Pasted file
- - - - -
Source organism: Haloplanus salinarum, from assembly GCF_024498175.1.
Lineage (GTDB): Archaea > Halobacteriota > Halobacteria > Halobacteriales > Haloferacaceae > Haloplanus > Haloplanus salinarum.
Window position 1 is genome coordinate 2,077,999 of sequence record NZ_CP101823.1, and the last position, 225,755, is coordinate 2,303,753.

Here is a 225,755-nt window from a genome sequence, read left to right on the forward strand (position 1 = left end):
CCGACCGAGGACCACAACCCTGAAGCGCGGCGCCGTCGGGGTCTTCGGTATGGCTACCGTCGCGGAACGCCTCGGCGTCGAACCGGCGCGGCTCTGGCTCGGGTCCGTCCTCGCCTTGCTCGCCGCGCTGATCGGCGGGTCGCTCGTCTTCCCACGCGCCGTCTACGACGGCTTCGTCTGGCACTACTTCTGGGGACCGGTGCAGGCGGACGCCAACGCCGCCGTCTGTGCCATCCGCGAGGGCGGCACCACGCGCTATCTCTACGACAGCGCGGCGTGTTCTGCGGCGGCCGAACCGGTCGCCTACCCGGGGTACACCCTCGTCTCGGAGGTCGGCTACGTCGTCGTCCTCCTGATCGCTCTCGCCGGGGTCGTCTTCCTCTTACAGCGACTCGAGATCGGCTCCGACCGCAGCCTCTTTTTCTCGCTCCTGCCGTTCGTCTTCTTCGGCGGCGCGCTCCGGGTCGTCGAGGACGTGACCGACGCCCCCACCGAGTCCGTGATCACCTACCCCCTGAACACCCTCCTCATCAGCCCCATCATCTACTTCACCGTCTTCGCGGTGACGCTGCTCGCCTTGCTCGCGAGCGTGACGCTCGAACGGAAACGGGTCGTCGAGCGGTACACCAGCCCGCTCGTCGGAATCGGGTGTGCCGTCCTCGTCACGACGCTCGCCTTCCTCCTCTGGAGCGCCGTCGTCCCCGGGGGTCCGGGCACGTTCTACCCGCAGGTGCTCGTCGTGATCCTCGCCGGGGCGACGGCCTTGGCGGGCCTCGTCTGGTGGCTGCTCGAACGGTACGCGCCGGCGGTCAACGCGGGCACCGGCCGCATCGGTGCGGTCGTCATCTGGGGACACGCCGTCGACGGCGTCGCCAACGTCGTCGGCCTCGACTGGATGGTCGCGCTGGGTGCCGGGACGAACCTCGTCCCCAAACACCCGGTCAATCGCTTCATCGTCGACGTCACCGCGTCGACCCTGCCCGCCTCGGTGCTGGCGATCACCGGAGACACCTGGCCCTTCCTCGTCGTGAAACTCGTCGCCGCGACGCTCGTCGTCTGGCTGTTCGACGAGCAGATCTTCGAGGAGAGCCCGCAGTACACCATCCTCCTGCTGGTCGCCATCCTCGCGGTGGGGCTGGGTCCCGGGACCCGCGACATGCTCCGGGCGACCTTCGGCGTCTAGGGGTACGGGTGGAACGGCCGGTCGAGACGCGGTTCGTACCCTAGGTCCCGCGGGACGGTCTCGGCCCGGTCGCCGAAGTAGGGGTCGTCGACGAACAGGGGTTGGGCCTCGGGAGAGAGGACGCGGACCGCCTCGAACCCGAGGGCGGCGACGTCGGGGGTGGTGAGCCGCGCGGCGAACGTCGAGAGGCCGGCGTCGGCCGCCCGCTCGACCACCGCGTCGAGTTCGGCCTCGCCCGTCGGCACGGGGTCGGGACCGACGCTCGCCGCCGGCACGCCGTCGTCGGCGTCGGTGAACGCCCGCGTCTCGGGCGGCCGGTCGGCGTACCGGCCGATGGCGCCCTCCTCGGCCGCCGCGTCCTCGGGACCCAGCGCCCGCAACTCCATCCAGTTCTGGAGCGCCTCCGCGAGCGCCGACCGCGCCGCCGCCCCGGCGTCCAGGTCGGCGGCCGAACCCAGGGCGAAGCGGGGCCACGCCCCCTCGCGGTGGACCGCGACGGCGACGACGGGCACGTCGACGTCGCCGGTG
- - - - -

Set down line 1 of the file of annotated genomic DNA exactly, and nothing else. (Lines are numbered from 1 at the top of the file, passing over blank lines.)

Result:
Source organism: Haloplanus salinarum, from assembly GCF_024498175.1.